THE SPEED at which police are driving officially marked vehicles is being monitored according to Commissioner of Police Gary Griffith.
The commissioner confirmed that earlier today after the Vehicle Management Corporation of TT (VMCOTT) handed over the keys to 49 refurbished Nissan X-Trails to the police.
“We will monitor every single vehicle that is GPS tracked,” said Griffith, “That is, emergency response vehicles, many of the patrol vehicles, and we intend to do for all the vehicles within the next fiscal year.”
Griffith said the monitoring system would be to ensure that police are accountable. He explained that GPS-tracked vehicles would be monitored at the Operations Centre and it would be verified through the E999 whether the officers who are seen going above the speed limit are responding to a call. If they are not, they would be held accountable through the Professional Standards Bureau.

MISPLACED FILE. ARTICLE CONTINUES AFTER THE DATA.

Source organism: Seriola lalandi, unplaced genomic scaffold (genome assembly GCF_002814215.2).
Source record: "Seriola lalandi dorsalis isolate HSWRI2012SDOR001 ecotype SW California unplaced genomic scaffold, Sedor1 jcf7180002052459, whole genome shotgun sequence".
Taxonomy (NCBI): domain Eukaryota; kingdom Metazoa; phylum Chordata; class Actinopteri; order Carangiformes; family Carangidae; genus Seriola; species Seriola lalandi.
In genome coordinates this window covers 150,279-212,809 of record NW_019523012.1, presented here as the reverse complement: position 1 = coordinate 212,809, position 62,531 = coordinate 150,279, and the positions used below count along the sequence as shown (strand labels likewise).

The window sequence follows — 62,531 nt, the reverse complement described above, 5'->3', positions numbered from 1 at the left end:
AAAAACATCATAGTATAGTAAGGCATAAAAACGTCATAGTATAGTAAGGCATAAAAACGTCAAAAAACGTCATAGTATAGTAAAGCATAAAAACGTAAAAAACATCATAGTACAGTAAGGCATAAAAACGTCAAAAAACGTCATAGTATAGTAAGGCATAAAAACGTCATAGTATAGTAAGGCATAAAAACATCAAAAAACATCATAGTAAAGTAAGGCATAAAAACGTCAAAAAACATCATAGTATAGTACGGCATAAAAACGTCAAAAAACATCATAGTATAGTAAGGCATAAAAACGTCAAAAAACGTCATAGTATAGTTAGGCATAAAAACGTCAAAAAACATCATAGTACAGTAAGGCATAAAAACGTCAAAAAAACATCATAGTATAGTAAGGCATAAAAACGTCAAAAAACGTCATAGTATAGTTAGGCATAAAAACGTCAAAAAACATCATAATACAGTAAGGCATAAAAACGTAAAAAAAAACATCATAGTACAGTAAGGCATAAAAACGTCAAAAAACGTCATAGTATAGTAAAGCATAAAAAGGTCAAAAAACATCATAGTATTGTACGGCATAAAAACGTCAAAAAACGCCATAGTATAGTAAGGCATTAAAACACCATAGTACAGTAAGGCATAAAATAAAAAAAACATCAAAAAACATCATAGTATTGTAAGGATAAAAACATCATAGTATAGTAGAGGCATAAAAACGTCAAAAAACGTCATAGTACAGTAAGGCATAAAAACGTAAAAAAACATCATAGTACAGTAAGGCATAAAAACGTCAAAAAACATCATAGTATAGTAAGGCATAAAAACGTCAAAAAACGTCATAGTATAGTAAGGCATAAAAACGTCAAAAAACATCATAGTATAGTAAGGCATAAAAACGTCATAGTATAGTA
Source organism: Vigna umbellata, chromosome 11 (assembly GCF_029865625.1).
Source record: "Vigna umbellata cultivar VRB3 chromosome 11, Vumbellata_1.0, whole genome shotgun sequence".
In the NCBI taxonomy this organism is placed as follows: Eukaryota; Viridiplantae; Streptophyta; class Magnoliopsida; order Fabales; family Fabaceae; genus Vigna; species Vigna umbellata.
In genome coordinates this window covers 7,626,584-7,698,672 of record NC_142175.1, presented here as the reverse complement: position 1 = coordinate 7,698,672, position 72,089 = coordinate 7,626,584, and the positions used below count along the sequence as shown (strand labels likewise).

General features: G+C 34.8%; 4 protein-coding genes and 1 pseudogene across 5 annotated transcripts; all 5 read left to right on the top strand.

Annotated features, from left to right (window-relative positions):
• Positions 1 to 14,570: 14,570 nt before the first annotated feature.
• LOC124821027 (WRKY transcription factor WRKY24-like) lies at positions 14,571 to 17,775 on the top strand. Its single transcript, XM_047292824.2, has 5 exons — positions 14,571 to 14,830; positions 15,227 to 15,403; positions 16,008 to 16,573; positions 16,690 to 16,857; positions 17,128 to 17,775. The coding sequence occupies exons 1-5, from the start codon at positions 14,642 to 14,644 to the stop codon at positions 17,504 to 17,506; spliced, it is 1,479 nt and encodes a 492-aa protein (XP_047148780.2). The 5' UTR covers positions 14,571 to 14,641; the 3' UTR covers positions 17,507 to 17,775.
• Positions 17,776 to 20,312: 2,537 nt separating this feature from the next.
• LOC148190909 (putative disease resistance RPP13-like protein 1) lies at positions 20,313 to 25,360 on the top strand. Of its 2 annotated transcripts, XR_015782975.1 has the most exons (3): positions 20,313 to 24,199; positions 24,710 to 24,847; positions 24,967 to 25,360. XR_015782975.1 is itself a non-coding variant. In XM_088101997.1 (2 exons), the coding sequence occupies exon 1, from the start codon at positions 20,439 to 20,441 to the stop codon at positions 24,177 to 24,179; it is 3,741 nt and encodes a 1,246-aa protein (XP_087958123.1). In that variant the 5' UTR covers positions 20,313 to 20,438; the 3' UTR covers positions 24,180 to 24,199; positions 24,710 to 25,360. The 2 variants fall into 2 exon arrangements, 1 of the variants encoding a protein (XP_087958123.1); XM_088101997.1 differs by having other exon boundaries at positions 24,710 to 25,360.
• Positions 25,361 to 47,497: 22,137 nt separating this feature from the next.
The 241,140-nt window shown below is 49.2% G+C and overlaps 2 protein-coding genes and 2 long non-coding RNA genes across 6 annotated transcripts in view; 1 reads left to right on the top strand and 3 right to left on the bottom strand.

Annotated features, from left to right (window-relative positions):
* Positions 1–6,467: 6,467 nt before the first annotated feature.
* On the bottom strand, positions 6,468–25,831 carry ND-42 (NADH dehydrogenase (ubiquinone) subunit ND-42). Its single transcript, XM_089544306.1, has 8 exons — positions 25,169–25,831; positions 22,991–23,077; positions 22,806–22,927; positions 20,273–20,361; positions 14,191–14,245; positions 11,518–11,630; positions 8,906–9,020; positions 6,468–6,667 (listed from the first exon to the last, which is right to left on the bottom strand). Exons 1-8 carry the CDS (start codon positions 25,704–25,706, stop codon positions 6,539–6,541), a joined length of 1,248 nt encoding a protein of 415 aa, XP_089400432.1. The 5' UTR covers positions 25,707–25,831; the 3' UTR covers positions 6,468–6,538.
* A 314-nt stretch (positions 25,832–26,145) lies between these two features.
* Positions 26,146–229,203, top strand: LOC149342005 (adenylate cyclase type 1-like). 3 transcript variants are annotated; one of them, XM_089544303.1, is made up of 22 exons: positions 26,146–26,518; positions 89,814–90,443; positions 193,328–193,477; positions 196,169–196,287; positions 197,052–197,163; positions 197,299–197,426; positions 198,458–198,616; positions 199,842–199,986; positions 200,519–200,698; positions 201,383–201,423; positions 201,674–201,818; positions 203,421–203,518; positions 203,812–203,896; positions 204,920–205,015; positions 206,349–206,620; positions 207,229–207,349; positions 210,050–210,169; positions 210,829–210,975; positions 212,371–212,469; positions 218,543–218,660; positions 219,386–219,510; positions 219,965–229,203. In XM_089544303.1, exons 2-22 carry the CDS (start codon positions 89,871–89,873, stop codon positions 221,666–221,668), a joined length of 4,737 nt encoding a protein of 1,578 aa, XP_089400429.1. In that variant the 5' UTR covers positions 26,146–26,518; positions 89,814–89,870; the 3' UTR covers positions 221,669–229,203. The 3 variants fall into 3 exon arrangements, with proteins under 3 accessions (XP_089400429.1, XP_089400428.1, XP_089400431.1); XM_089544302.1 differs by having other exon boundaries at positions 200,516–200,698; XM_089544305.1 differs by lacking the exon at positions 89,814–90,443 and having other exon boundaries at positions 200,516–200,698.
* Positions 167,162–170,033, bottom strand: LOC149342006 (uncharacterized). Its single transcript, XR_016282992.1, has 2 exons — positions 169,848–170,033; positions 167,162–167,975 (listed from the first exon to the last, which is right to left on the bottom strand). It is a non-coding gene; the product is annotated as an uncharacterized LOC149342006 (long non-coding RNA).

“By doing that it would greatly reduce the concerns that were seen before with officers going over the speed limit without being required to do so. This would also assist the public because usually there was that perception years ago where whenever you see a police vehicle going over the speed limit with the siren there is that automatic perception that they were going on some joyride or on something personal.”
CEO of VMCOTT Natasha Prince and chairman of the board Neil Bennett handed over the keys to Griffith and Superintendent of the Transport and Telecom Branch, Kurt Jackson.
VMCOTT officials said the 49 vehicles were part of 53 which were promised to the police.